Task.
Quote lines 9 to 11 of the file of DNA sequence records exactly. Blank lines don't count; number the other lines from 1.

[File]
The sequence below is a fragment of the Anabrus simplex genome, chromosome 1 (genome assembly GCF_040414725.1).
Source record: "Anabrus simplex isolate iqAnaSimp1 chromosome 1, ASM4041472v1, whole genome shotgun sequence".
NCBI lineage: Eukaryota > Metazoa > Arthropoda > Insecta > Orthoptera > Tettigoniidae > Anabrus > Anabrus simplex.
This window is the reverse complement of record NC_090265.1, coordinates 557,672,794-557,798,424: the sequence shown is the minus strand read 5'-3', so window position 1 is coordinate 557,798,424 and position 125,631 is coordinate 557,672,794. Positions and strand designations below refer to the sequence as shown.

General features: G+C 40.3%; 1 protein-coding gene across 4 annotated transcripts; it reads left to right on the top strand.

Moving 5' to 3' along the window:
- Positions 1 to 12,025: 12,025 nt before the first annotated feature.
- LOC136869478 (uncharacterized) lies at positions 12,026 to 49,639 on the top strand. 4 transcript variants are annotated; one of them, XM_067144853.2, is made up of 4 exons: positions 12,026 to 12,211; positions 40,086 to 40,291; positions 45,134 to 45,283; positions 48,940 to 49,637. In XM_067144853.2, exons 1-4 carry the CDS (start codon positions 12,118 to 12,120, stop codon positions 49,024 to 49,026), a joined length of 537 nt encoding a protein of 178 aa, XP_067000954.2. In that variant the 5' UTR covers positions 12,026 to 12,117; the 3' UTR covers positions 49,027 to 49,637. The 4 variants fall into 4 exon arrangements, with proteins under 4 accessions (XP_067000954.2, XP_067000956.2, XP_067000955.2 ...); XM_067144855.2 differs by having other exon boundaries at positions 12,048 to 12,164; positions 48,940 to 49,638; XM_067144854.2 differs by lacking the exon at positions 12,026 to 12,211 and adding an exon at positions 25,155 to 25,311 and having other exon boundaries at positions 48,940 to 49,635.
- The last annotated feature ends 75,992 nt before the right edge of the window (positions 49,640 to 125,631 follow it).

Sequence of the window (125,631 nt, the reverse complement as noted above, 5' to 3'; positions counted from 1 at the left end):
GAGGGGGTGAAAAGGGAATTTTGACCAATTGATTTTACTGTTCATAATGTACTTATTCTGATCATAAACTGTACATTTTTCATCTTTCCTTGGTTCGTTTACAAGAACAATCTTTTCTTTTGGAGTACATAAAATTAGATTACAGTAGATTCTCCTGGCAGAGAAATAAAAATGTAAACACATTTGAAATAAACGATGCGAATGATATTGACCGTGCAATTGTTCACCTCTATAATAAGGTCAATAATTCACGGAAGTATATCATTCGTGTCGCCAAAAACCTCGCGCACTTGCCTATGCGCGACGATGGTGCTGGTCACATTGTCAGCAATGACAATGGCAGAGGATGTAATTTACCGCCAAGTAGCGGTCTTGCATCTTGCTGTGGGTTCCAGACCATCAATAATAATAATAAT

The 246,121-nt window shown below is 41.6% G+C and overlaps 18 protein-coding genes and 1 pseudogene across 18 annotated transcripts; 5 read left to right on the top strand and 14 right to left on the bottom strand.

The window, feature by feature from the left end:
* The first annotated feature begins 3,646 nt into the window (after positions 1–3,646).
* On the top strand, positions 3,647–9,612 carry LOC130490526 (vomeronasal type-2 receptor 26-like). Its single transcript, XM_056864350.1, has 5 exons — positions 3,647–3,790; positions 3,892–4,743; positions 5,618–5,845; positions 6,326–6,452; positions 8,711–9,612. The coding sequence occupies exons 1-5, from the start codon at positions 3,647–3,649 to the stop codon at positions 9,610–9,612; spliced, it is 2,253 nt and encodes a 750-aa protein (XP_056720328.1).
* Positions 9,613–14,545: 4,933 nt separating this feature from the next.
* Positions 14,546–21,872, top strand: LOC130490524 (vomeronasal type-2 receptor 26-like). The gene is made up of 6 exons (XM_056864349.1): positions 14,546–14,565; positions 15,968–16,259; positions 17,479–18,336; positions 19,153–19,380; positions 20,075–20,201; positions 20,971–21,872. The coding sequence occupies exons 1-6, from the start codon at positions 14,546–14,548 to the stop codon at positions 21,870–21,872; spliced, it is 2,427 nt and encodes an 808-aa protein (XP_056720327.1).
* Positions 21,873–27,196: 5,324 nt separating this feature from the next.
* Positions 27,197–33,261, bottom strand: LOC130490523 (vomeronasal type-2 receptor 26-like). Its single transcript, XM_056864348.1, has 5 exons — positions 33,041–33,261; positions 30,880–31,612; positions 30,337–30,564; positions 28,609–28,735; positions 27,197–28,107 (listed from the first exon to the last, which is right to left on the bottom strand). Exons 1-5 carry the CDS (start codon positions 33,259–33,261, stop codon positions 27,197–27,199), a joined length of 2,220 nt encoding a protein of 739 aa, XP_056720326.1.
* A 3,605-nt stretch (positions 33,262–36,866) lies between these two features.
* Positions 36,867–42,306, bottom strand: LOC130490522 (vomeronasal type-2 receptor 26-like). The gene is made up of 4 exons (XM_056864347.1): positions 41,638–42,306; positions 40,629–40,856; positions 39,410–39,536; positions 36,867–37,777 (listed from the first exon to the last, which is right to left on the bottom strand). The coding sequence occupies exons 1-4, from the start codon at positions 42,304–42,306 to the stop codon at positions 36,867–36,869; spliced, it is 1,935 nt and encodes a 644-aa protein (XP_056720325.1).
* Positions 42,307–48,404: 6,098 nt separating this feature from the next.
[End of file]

- The last annotated feature ends 75,992 nt before the right edge of the window (positions 49,640 to 125,631 follow it).

Sequence of the window (125,631 nt, the reverse complement as noted above, 5' to 3'; positions counted from 1 at the left end):
GAGGGGGTGAAAAGGGAATTTTGACCAATTGATTTTACTGTTCATAATGTACTTATTCTGATCATAAACTGTACATTTTTCATCTTTCCTTGGTTCGTTTACAAGAACAATCTTTTCTTTTGGAGTACATAAAATTAGATTACAGTAGATTCTCCTGGCAGAGAAATAAAAATGTAAACACATTTGAAATAAACGATGCGAATGATATTGACCGTGCAATTGTTCACCTCTATAATAAGGTCAATAATTCACGGAAGTATATCATTCGTGTCGCCAAAAACCTCGCGCACTTGCCTATGCGCGACGATGGTGCTGGTCACATTGTCAGCAATGACAATGGCAGAGGATGTAATTTACCGCCAAGTAGCGGTCTTGCATCTTGCTGTGGGTTCCAGACCATCAATAATAATAATAAT